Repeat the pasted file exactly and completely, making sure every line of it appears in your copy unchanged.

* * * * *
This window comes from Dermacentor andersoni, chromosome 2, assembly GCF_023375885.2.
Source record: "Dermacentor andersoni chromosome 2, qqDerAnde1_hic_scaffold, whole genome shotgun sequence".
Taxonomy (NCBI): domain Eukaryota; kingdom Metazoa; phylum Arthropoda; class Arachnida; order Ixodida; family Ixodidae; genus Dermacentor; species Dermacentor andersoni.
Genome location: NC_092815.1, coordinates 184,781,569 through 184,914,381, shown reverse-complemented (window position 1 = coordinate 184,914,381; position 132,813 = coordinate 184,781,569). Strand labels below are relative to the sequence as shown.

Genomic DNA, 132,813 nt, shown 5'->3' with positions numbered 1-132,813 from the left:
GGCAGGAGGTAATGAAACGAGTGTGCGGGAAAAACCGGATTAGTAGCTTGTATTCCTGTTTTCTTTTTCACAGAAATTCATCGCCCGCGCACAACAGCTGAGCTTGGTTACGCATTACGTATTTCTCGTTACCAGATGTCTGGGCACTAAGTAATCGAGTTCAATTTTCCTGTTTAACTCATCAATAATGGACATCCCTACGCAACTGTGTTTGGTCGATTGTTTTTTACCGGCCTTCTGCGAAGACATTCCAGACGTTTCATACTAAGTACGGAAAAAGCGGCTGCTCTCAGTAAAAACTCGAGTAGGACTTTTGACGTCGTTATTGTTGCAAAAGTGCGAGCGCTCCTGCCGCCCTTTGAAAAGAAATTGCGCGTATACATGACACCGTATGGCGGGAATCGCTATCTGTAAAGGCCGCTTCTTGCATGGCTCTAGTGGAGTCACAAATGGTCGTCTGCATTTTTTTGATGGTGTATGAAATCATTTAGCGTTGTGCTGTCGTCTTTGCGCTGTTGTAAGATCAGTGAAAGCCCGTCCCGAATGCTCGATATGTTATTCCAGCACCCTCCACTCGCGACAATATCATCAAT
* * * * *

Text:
This window comes from Dermacentor andersoni, chromosome 2, assembly GCF_023375885.2.
Source record: "Dermacentor andersoni chromosome 2, qqDerAnde1_hic_scaffold, whole genome shotgun sequence".
Taxonomy (NCBI): domain Eukaryota; kingdom Metazoa; phylum Arthropoda; class Arachnida; order Ixodida; family Ixodidae; genus Dermacentor; species Dermacentor andersoni.
Genome location: NC_092815.1, coordinates 184,781,569 through 184,914,381, shown reverse-complemented (window position 1 = coordinate 184,914,381; position 132,813 = coordinate 184,781,569). Strand labels below are relative to the sequence as shown.

Genomic DNA, 132,813 nt, shown 5'->3' with positions numbered 1-132,813 from the left:
GGCAGGAGGTAATGAAACGAGTGTGCGGGAAAAACCGGATTAGTAGCTTGTATTCCTGTTTTCTTTTTCACAGAAATTCATCGCCCGCGCACAACAGCTGAGCTTGGTTACGCATTACGTATTTCTCGTTACCAGATGTCTGGGCACTAAGTAATCGAGTTCAATTTTCCTGTTTAACTCATCAATAATGGACATCCCTACGCAACTGTGTTTGGTCGATTGTTTTTTACCGGCCTTCTGCGAAGACATTCCAGACGTTTCATACTAAGTACGGAAAAAGCGGCTGCTCTCAGTAAAAACTCGAGTAGGACTTTTGACGTCGTTATTGTTGCAAAAGTGCGAGCGCTCCTGCCGCCCTTTGAAAAGAAATTGCGCGTATACATGACACCGTATGGCGGGAATCGCTATCTGTAAAGGCCGCTTCTTGCATGGCTCTAGTGGAGTCACAAATGGTCGTCTGCATTTTTTTGATGGTGTATGAAATCATTTAGCGTTGTGCTGTCGTCTTTGCGCTGTTGTAAGATCAGTGAAAGCCCGTCCCGAATGCTCGATATGTTATTCCAGCACCCTCCACTCGCGACAATATCATCAAT